The banks of Redwood Creek are now earmarked for mixed-use development that could draw more than 400 residential units, a pedestrian and bike path and better connections between downtown and the Bay.
A cluster of nine parcels between North Main Street and the creek, just north of Veterans Boulevard, could be the future home of mixed-use development after the City Council approved a precise plan for the 9.5-acre area Monday. Under the plan, when existing properties — including the Straw Hat Pizza site and assorted medical and office buildings — are redeveloped, they would be replaced by mixed-use residential, retail and offices along Redwood Creek.
“I’m happy that we’re not looking at projects in isolation, but rather at larger areas,” Vice Mayor Rosanne Foust said. “This way, if someone wants to come in 10 years from now and change [one of these buildings], we can make sure it fits.”
For now, just one site, at 333 Main St., is slated for a facelift. Developer John Baer proposes tearing down an older two-story office building and replacing it with approximately 100 condominiums, a concept that would be allowed after Monday’s vote.
Prior zoning did not permit residential development along North Main Street, according to planner Sailesh Mehra. Baer’s project has not yet been approved by the city’s Planning Commission.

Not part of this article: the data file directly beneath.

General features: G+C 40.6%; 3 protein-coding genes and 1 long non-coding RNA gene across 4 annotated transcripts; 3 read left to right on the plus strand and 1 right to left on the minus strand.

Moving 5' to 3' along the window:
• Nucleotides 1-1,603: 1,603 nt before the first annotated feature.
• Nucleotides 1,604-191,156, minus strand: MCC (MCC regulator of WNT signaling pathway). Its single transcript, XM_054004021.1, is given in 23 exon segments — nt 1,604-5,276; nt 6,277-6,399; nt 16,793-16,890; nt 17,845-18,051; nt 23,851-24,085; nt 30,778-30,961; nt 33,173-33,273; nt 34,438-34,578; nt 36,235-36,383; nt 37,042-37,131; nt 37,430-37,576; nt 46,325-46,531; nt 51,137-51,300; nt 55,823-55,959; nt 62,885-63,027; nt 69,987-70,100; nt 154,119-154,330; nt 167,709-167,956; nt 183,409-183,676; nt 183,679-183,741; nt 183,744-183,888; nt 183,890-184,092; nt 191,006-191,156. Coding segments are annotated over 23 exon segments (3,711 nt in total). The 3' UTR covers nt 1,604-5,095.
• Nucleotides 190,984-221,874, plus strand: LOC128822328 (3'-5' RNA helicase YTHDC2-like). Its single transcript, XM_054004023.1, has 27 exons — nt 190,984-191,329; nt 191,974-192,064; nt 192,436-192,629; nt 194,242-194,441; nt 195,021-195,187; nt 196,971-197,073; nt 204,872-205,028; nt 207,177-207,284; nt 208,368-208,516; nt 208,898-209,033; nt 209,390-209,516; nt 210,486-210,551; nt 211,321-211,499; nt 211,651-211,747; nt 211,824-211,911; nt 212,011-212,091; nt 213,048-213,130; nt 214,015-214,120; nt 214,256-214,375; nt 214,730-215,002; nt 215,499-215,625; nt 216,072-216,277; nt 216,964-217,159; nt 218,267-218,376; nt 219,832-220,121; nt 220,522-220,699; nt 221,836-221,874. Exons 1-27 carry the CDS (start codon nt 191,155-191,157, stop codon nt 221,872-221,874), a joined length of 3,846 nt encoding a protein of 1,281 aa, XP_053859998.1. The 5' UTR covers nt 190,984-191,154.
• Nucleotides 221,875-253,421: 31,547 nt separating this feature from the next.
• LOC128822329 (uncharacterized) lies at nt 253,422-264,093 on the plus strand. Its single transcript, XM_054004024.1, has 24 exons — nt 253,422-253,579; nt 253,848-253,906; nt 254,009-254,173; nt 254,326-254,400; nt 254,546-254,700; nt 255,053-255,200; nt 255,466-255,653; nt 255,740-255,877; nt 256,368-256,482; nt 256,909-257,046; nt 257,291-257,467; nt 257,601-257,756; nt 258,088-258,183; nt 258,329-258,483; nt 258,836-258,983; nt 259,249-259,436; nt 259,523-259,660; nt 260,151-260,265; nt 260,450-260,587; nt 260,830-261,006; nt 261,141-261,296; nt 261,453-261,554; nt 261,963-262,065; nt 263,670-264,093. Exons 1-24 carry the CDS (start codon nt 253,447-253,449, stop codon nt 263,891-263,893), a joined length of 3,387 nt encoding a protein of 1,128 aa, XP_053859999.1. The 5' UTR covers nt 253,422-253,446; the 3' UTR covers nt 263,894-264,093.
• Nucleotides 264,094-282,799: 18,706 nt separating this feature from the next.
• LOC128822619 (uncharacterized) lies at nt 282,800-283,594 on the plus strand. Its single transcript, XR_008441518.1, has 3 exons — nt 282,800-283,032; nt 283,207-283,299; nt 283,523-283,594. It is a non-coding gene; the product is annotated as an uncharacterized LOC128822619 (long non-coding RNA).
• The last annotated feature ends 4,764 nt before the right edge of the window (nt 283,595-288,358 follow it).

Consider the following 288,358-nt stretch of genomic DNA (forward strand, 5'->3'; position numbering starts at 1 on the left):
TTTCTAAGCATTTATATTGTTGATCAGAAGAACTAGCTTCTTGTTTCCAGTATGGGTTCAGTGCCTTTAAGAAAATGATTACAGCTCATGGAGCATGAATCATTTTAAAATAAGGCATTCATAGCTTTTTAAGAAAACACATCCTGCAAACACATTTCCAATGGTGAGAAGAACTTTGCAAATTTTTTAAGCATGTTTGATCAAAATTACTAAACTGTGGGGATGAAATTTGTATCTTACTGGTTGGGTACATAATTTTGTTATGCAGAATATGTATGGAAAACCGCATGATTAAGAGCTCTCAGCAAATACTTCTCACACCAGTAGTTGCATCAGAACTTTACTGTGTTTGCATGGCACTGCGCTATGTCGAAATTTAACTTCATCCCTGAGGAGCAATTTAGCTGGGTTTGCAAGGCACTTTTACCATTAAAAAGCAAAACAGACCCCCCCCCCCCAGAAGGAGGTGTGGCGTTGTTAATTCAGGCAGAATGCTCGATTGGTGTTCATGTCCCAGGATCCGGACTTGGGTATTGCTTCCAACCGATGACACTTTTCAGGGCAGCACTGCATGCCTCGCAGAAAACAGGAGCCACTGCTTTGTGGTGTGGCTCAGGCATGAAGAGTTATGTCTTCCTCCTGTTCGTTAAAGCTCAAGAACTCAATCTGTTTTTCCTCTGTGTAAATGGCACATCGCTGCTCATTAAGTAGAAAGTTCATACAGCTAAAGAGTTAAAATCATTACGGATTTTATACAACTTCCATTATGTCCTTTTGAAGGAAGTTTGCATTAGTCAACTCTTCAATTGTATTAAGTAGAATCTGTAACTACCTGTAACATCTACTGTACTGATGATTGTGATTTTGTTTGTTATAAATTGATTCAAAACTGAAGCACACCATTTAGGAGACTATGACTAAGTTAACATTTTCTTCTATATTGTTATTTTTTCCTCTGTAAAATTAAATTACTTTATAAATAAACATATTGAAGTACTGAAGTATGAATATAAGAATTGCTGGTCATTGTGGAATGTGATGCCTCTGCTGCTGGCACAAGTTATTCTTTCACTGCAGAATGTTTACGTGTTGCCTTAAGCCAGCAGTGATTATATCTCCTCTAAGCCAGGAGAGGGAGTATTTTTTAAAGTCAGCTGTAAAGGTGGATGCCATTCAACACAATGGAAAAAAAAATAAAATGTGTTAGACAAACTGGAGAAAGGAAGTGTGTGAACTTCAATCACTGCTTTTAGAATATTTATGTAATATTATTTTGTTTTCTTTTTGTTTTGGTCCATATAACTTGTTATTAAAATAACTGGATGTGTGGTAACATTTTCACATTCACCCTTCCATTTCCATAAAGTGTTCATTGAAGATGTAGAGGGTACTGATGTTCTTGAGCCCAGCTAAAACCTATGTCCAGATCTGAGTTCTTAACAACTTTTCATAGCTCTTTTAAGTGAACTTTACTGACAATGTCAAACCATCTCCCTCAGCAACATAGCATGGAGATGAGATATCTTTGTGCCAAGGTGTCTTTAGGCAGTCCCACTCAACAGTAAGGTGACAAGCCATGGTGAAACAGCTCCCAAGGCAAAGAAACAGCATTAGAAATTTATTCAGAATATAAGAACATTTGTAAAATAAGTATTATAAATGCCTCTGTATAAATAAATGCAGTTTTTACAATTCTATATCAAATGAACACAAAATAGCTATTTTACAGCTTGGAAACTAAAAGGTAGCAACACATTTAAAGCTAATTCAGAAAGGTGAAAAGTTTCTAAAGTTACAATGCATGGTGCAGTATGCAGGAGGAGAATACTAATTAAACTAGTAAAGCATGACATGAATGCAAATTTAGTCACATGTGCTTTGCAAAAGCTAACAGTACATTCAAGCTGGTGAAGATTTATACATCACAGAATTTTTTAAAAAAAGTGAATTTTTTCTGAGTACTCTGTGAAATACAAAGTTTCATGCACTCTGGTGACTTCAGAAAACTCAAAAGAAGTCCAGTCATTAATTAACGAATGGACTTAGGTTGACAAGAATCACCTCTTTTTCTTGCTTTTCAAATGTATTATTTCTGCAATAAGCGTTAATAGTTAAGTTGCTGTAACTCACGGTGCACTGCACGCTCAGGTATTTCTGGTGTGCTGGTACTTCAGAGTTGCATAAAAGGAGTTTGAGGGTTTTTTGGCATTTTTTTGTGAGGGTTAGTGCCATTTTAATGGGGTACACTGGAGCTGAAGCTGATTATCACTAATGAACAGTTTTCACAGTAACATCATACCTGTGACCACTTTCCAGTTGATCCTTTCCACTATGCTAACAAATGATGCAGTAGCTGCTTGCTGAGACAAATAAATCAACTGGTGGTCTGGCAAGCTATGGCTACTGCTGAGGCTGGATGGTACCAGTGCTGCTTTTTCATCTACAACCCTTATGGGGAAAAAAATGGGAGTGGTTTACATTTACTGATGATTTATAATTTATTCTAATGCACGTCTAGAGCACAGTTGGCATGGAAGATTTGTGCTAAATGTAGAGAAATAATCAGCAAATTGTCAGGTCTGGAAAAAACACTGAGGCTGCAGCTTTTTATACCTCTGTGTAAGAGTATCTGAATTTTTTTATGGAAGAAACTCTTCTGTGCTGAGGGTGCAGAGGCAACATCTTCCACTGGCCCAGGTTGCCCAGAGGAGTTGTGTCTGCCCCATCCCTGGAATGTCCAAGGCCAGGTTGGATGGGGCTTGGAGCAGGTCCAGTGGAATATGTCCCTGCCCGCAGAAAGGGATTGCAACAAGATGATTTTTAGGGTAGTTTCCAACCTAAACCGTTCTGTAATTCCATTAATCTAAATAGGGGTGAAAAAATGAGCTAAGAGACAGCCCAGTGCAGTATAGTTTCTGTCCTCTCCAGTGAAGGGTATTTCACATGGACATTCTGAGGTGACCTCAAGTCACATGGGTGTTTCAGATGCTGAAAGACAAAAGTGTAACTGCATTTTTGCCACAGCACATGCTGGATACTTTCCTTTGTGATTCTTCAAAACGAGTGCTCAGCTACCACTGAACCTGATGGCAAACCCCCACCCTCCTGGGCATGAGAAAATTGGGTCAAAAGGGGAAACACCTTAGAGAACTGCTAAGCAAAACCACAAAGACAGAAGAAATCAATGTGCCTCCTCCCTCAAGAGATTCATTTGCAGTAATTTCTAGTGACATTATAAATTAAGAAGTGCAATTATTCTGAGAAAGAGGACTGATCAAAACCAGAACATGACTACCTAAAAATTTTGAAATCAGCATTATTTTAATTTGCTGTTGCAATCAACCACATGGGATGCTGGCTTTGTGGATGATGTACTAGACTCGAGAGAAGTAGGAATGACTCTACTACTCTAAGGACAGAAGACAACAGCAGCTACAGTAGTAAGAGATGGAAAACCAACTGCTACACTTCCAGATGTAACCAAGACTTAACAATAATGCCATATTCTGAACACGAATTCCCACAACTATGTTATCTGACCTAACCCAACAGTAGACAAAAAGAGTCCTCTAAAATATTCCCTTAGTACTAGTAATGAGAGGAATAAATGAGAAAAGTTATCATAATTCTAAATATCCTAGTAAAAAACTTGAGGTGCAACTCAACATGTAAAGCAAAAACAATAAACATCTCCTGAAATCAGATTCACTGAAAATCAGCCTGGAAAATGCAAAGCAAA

The transition from commercial to mixed-use residential won’t happen unless property owners along North Main want to redevelop — or renovate by more than 50 percent. That didn’t keep some property owners from taking issue with the plan.
Owners of a new office building at 305 Main St. said they do not intend to renovate or replace the building, and felt that “a pathway along Redwood Creek with access across the rear of the property … will encroach significantly and adversely on current parking areas needed by tenants of the building,” according to a letter from attorney Kent Mitchell.
Several members of the City Council were especially interested in creating the pedestrian trail, including creek overlooks, along Redwood Creek.
Although the path cannot be constructed until redevelopment takes place within the plan area, it may only take one such development proposal to make it possible to build a trail, according to Mehra.
“When that does happen, the city could take the lead and get the path built in one shot,” Mehra said.